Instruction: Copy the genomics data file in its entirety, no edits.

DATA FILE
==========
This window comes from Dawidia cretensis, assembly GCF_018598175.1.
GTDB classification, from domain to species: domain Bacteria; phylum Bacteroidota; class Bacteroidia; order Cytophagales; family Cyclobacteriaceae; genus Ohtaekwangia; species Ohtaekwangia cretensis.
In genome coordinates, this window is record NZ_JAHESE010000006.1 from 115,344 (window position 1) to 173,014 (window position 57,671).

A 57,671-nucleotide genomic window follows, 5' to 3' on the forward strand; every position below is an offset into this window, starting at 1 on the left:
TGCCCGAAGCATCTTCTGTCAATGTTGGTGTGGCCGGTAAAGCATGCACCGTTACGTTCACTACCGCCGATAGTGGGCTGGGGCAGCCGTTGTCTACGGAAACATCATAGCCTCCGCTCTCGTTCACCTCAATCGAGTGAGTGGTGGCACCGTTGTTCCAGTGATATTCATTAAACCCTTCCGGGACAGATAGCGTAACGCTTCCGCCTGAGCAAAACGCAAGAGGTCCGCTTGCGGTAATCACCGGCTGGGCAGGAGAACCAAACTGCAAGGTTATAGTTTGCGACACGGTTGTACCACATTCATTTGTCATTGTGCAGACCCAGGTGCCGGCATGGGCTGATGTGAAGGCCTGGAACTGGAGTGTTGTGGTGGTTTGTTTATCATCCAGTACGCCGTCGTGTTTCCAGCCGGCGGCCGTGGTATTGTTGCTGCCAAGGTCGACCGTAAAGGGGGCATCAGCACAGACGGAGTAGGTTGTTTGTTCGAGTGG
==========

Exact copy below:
This window comes from Dawidia cretensis, assembly GCF_018598175.1.
GTDB classification, from domain to species: domain Bacteria; phylum Bacteroidota; class Bacteroidia; order Cytophagales; family Cyclobacteriaceae; genus Ohtaekwangia; species Ohtaekwangia cretensis.
In genome coordinates, this window is record NZ_JAHESE010000006.1 from 115,344 (window position 1) to 173,014 (window position 57,671).

A 57,671-nucleotide genomic window follows, 5' to 3' on the forward strand; every position below is an offset into this window, starting at 1 on the left:
TGCCCGAAGCATCTTCTGTCAATGTTGGTGTGGCCGGTAAAGCATGCACCGTTACGTTCACTACCGCCGATAGTGGGCTGGGGCAGCCGTTGTCTACGGAAACATCATAGCCTCCGCTCTCGTTCACCTCAATCGAGTGAGTGGTGGCACCGTTGTTCCAGTGATATTCATTAAACCCTTCCGGGACAGATAGCGTAACGCTTCCGCCTGAGCAAAACGCAAGAGGTCCGCTTGCGGTAATCACCGGCTGGGCAGGAGAACCAAACTGCAAGGTTATAGTTTGCGACACGGTTGTACCACATTCATTTGTCATTGTGCAGACCCAGGTGCCGGCATGGGCTGATGTGAAGGCCTGGAACTGGAGTGTTGTGGTGGTTTGTTTATCATCCAGTACGCCGTCGTGTTTCCAGCCGGCGGCCGTGGTATTGTTGCTGCCAAGGTCGACCGTAAAGGGGGCATCAGCACAGACGGAGTAGGTTGTTTGTTCGAGTGG